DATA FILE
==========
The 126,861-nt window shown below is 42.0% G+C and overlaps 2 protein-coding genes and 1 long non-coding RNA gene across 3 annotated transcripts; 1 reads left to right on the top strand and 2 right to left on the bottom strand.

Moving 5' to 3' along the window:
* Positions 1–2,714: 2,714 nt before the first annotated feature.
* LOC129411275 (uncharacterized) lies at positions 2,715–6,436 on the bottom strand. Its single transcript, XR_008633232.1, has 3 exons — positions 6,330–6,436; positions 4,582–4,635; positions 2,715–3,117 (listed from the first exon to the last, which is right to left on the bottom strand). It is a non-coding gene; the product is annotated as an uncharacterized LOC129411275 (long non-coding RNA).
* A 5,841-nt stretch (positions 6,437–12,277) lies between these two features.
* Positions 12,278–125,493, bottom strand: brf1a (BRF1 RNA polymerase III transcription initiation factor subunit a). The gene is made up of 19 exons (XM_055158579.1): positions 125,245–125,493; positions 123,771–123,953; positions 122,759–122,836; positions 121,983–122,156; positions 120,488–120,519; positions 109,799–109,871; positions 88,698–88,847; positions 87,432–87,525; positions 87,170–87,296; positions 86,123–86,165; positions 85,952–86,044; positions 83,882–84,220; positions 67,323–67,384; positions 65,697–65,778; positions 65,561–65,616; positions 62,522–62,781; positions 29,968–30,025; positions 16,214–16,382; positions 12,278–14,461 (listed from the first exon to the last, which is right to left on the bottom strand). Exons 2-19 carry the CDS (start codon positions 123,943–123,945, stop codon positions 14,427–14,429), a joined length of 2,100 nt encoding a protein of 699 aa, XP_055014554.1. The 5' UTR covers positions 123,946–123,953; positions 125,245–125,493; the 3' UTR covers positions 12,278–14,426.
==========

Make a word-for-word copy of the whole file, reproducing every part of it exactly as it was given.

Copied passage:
The 126,861-nt window shown below is 42.0% G+C and overlaps 2 protein-coding genes and 1 long non-coding RNA gene across 3 annotated transcripts; 1 reads left to right on the top strand and 2 right to left on the bottom strand.

Moving 5' to 3' along the window:
* Positions 1–2,714: 2,714 nt before the first annotated feature.
* LOC129411275 (uncharacterized) lies at positions 2,715–6,436 on the bottom strand. Its single transcript, XR_008633232.1, has 3 exons — positions 6,330–6,436; positions 4,582–4,635; positions 2,715–3,117 (listed from the first exon to the last, which is right to left on the bottom strand). It is a non-coding gene; the product is annotated as an uncharacterized LOC129411275 (long non-coding RNA).
* A 5,841-nt stretch (positions 6,437–12,277) lies between these two features.
* Positions 12,278–125,493, bottom strand: brf1a (BRF1 RNA polymerase III transcription initiation factor subunit a). The gene is made up of 19 exons (XM_055158579.1): positions 125,245–125,493; positions 123,771–123,953; positions 122,759–122,836; positions 121,983–122,156; positions 120,488–120,519; positions 109,799–109,871; positions 88,698–88,847; positions 87,432–87,525; positions 87,170–87,296; positions 86,123–86,165; positions 85,952–86,044; positions 83,882–84,220; positions 67,323–67,384; positions 65,697–65,778; positions 65,561–65,616; positions 62,522–62,781; positions 29,968–30,025; positions 16,214–16,382; positions 12,278–14,461 (listed from the first exon to the last, which is right to left on the bottom strand). Exons 2-19 carry the CDS (start codon positions 123,943–123,945, stop codon positions 14,427–14,429), a joined length of 2,100 nt encoding a protein of 699 aa, XP_055014554.1. The 5' UTR covers positions 123,946–123,953; positions 125,245–125,493; the 3' UTR covers positions 12,278–14,426.